If your Mac has been running Big Sur and you’ve tried to use Remote (Internet) Recovery over the last month or so, you were perhaps a little shocked to be delivered macOS 10.15, not macOS 11. According to Mr Macintosh, this is because of another server outage, and some time in the next few days, or maybe a week or two, normal Big Survice should be resumed.
Note that this doesn’t seem to affect M1 Macs trying to reinstall macOS using its different Recovery Mode, who could in any case perform a restore using Configurator 2.
Although not disastrous, the effect of this on Big Sur users is serious. I already have several apps which require Big Sur, of which two rely on System Extensions which are incompatible with Catalina. For a Big Sur user to be forcibly downgraded to 10.15.7 means that they’ll then have to go through all the process of upgrading again, and probably have to re-install System Extensions and much else afresh before they work. If you’re running Time Machine backups to APFS, you’ll be unable to make any more backups – or even to access existing backups – until you’ve restored Big Sur, which may well then perform a full backup. Just what you didn’t want as you’re trying to recover lost time.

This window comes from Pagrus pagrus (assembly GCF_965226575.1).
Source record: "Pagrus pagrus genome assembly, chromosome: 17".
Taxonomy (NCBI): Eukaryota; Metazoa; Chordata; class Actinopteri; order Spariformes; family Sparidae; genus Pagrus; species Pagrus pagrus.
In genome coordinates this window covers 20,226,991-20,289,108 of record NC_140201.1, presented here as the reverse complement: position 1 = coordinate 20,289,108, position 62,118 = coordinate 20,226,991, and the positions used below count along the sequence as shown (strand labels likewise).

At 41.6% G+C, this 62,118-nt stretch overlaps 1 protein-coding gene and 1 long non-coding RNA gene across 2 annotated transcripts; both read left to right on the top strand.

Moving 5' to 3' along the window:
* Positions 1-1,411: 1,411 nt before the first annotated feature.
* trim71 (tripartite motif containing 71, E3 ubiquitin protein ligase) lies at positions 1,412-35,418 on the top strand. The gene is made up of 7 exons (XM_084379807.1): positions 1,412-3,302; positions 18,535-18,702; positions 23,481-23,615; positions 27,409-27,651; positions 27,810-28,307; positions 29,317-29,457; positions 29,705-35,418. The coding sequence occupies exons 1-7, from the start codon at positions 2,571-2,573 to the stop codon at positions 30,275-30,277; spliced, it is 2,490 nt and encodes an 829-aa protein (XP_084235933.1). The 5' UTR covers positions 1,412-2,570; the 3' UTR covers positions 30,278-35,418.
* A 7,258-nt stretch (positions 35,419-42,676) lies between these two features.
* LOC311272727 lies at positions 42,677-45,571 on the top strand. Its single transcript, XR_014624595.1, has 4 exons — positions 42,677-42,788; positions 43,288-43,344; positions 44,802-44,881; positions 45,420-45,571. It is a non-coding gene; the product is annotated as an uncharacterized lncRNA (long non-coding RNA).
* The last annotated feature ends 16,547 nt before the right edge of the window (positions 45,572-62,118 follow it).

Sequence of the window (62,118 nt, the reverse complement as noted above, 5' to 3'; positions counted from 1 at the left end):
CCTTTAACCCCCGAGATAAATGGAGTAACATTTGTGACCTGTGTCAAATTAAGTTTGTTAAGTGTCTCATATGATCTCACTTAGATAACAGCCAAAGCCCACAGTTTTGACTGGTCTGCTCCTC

My greatest concern though is how we only get to learn this through word of tweet from third-parties like Mr Macintosh and sysadmin chat. When I looked at Apple’s System Status page, and that for Developers, there’s no mention of Remote Recovery services.
There are other critical macOS services which are also missing from those pages, whose outage has devastating effects on large numbers of Mac users. One that springs to mind is Apple’s OCSP service at ocsp.apple.com, which suffered failure on 12 November 2020, preventing millions of Mac users around the world from opening apps. Such a critical service doesn’t appear to merit any mention on the System Status page, and again it was down to tweets from users to keep people informed as to what was going wrong. If you can’t open your Twitter client, that isn’t exactly helpful.
They’re also services which Apple isn’t exactly open about, and when they’re impaired or missing, what we see doesn’t always explain where the problem is, let alone help us identify the fault. It’s only through third-party information that we know, for example, that when ocsp.apple.com is unreachable, apps still open normally, but if it’s impaired that can lead to our Macs rejecting attempts to open existing apps which aren’t even quarantined.
Our Macs increasingly rely on connecting to various of Apple’s services before they can function. It’s time for Apple to improve its reporting of service availability, rather than keeping us in the dark and hoping we don’t notice alterations and problems until our Macs try to use them.